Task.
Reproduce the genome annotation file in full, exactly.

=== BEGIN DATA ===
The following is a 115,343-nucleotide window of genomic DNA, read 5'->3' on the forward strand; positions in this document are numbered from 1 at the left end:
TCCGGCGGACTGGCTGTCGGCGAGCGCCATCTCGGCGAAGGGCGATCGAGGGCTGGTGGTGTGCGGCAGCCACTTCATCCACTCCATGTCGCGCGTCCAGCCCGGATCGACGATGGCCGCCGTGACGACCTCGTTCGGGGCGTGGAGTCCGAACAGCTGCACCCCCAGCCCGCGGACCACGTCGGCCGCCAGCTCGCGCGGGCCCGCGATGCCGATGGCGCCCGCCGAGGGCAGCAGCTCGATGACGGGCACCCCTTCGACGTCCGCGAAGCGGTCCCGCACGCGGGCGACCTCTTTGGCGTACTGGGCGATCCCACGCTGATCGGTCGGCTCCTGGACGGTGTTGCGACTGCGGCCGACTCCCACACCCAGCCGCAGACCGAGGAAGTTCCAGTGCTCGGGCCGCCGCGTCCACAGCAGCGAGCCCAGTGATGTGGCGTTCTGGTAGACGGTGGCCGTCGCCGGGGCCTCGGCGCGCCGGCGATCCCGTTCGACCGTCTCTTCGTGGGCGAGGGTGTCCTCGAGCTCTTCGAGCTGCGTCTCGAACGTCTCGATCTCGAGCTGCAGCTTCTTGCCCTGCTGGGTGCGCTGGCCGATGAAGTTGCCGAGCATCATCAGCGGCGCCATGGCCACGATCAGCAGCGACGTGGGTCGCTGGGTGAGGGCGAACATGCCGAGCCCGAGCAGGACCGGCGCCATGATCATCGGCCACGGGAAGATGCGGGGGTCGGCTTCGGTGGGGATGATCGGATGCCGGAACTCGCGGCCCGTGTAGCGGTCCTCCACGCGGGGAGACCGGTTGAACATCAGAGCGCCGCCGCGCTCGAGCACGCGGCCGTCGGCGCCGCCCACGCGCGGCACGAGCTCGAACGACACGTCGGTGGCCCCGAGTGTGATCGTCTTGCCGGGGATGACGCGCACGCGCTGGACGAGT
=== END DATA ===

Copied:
The following is a 115,343-nucleotide window of genomic DNA, read 5'->3' on the forward strand; positions in this document are numbered from 1 at the left end:
TCCGGCGGACTGGCTGTCGGCGAGCGCCATCTCGGCGAAGGGCGATCGAGGGCTGGTGGTGTGCGGCAGCCACTTCATCCACTCCATGTCGCGCGTCCAGCCCGGATCGACGATGGCCGCCGTGACGACCTCGTTCGGGGCGTGGAGTCCGAACAGCTGCACCCCCAGCCCGCGGACCACGTCGGCCGCCAGCTCGCGCGGGCCCGCGATGCCGATGGCGCCCGCCGAGGGCAGCAGCTCGATGACGGGCACCCCTTCGACGTCCGCGAAGCGGTCCCGCACGCGGGCGACCTCTTTGGCGTACTGGGCGATCCCACGCTGATCGGTCGGCTCCTGGACGGTGTTGCGACTGCGGCCGACTCCCACACCCAGCCGCAGACCGAGGAAGTTCCAGTGCTCGGGCCGCCGCGTCCACAGCAGCGAGCCCAGTGATGTGGCGTTCTGGTAGACGGTGGCCGTCGCCGGGGCCTCGGCGCGCCGGCGATCCCGTTCGACCGTCTCTTCGTGGGCGAGGGTGTCCTCGAGCTCTTCGAGCTGCGTCTCGAACGTCTCGATCTCGAGCTGCAGCTTCTTGCCCTGCTGGGTGCGCTGGCCGATGAAGTTGCCGAGCATCATCAGCGGCGCCATGGCCACGATCAGCAGCGACGTGGGTCGCTGGGTGAGGGCGAACATGCCGAGCCCGAGCAGGACCGGCGCCATGATCATCGGCCACGGGAAGATGCGGGGGTCGGCTTCGGTGGGGATGATCGGATGCCGGAACTCGCGGCCCGTGTAGCGGTCCTCCACGCGGGGAGACCGGTTGAACATCAGAGCGCCGCCGCGCTCGAGCACGCGGCCGTCGGCGCCGCCCACGCGCGGCACGAGCTCGAACGACACGTCGGTGGCCCCGAGTGTGATCGTCTTGCCGGGGATGACGCGCACGCGCTGGACGAGT